Strip Search Case Revived Against Store

"The full 6th U.S. Circuit Court of Appeals has reinstated the civil rights suit of an African-American woman who charged she was wrongfully strip-searched at a Dillard’s department store in Cleveland. The Cincinnati-based court ruled that section 1981 civil rights claims aren’t limited to state actors," the ABA Journal reports here.

Monday, February 24, 2003

Trial to Start in Federal Prosecution of Exam Cheats

"A trial opening in Camden, N.J., this week will showcase the first use of the federal mail fraud statute to prosecute students for cheating on standardized tests. Hany Al-Hedaithy is one of about 60 Middle Eastern students charged with hiring impostors to take a college entrance test. Al-Hedaithy has moved for discovery on whether he was singled out based on race, since this use of the mail fraud statute appears unprecedented," reports here.

Sunday, February 23, 2003

Supreme Court to Decide "Ineffective Counsel" Capital Case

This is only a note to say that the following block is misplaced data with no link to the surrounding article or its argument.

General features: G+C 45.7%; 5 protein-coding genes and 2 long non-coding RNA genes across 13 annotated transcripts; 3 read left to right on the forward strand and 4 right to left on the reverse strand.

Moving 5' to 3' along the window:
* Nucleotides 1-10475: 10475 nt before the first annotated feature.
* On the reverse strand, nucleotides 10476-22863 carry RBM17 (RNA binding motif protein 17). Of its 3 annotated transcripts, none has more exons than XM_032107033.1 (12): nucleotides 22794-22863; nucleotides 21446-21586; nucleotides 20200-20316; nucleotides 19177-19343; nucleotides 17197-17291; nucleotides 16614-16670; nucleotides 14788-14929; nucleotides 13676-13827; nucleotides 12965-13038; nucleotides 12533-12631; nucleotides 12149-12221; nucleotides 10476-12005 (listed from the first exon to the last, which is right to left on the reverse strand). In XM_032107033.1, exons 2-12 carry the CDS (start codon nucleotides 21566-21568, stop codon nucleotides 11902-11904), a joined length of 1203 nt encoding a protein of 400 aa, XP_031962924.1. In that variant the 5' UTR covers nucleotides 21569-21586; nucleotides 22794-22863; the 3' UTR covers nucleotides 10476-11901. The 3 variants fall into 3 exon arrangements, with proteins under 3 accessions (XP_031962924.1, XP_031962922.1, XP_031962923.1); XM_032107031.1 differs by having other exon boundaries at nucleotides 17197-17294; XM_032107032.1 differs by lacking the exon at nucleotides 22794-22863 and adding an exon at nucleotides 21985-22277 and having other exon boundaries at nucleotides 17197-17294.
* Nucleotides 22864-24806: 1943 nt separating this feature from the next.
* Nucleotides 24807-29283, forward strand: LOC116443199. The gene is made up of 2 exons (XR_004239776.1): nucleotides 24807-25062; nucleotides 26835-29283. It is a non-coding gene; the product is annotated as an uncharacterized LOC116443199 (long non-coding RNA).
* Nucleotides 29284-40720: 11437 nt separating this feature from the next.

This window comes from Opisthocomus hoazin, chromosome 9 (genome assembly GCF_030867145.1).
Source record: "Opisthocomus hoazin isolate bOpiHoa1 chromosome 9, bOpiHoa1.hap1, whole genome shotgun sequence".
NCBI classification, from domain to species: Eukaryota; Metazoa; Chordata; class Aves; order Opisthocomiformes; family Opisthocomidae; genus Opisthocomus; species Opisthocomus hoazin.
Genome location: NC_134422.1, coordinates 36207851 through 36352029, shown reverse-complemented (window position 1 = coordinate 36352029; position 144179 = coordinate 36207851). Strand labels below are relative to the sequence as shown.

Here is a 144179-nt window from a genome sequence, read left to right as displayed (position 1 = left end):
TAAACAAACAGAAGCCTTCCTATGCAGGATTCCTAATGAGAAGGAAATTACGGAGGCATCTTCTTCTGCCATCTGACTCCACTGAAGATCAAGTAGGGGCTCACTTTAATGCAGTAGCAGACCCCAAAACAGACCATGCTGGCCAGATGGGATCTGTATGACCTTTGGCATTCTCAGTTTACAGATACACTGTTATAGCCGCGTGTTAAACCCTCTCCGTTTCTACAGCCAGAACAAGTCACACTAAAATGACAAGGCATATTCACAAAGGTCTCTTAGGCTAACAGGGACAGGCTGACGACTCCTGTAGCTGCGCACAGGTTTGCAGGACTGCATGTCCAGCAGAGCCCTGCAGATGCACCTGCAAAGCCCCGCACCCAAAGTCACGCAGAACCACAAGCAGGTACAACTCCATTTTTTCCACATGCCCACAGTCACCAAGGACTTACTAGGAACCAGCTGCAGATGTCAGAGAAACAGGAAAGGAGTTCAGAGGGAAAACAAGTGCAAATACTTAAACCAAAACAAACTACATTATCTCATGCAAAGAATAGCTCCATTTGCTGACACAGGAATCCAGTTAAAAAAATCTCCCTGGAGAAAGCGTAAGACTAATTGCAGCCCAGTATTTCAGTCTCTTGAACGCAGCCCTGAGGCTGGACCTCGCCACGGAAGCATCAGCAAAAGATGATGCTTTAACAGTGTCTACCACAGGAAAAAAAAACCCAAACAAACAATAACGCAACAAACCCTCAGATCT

The legal test for whether a conviction can be overturned because of the ineffectiveness of trial counsel has grown murky since the Supreme Court decided Strickland v. Washington, 466 U.S. 668, in 1984. Now the Supreme Court has agreed to review the case of Wiggins v. Corcoran, No. 01-311, and many hope that the decision will clarify the test, the ABA Journal reports here.
DNA Dragnets

So far, DNA dragnets have been used more in Europe than here. But a case in Louisiana is pitting the interests of law enforcement in using this incredibly powerful tool against individuals' Fourth Amendment rights against unreasonable searches, as reported here.
Fun With the Digital Millennium Copyright Act

As noted earlier, companies are getting creative about using the DMCA in ways its drafters never envisioned to thwart competition. The LA Times has published another interesting article about it (free registration required).